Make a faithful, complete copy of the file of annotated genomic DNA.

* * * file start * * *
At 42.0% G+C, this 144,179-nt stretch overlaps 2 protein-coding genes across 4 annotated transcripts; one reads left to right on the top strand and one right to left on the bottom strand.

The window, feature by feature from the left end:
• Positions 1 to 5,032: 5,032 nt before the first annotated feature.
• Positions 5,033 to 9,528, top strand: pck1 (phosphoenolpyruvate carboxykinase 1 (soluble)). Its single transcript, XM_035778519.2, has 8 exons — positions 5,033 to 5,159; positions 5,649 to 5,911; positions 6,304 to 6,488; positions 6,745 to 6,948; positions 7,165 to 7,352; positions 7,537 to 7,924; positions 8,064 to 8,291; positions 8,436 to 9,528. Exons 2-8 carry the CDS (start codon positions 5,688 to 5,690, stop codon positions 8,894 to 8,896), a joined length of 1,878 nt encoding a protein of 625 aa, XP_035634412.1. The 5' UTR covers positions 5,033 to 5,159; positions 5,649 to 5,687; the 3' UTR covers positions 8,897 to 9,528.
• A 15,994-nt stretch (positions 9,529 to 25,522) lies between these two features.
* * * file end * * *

At 42.0% G+C, this 144,179-nt stretch overlaps 2 protein-coding genes across 4 annotated transcripts; one reads left to right on the top strand and one right to left on the bottom strand.

The window, feature by feature from the left end:
• Positions 1 to 5,032: 5,032 nt before the first annotated feature.
• Positions 5,033 to 9,528, top strand: pck1 (phosphoenolpyruvate carboxykinase 1 (soluble)). Its single transcript, XM_035778519.2, has 8 exons — positions 5,033 to 5,159; positions 5,649 to 5,911; positions 6,304 to 6,488; positions 6,745 to 6,948; positions 7,165 to 7,352; positions 7,537 to 7,924; positions 8,064 to 8,291; positions 8,436 to 9,528. Exons 2-8 carry the CDS (start codon positions 5,688 to 5,690, stop codon positions 8,894 to 8,896), a joined length of 1,878 nt encoding a protein of 625 aa, XP_035634412.1. The 5' UTR covers positions 5,033 to 5,159; positions 5,649 to 5,687; the 3' UTR covers positions 8,897 to 9,528.
• A 15,994-nt stretch (positions 9,529 to 25,522) lies between these two features.